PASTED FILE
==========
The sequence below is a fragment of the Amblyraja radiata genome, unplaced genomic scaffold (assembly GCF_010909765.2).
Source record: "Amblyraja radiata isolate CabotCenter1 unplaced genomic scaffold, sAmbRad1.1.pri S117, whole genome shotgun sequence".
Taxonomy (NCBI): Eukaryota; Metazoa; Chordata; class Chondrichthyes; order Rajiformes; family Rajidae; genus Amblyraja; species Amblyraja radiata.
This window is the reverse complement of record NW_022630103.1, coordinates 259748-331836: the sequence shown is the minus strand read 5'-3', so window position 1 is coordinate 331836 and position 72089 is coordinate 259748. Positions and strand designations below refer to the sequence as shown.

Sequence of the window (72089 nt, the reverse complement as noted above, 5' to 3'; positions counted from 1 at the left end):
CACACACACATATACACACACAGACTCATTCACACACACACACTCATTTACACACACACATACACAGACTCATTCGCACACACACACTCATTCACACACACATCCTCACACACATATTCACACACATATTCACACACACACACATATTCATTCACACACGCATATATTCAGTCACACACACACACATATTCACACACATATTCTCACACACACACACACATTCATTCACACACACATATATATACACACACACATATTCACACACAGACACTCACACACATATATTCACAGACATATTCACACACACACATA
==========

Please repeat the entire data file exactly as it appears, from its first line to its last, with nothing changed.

The sequence below is a fragment of the Amblyraja radiata genome, unplaced genomic scaffold (assembly GCF_010909765.2).
Source record: "Amblyraja radiata isolate CabotCenter1 unplaced genomic scaffold, sAmbRad1.1.pri S117, whole genome shotgun sequence".
Taxonomy (NCBI): Eukaryota; Metazoa; Chordata; class Chondrichthyes; order Rajiformes; family Rajidae; genus Amblyraja; species Amblyraja radiata.
This window is the reverse complement of record NW_022630103.1, coordinates 259748-331836: the sequence shown is the minus strand read 5'-3', so window position 1 is coordinate 331836 and position 72089 is coordinate 259748. Positions and strand designations below refer to the sequence as shown.

Sequence of the window (72089 nt, the reverse complement as noted above, 5' to 3'; positions counted from 1 at the left end):
CACACACACATATACACACACAGACTCATTCACACACACACACTCATTTACACACACACATACACAGACTCATTCGCACACACACACTCATTCACACACACATCCTCACACACATATTCACACACATATTCACACACACACACATATTCATTCACACACGCATATATTCAGTCACACACACACACATATTCACACACATATTCTCACACACACACACACATTCATTCACACACACATATATATACACACACACATATTCACACACAGACACTCACACACATATATTCACAGACATATTCACACACACACATA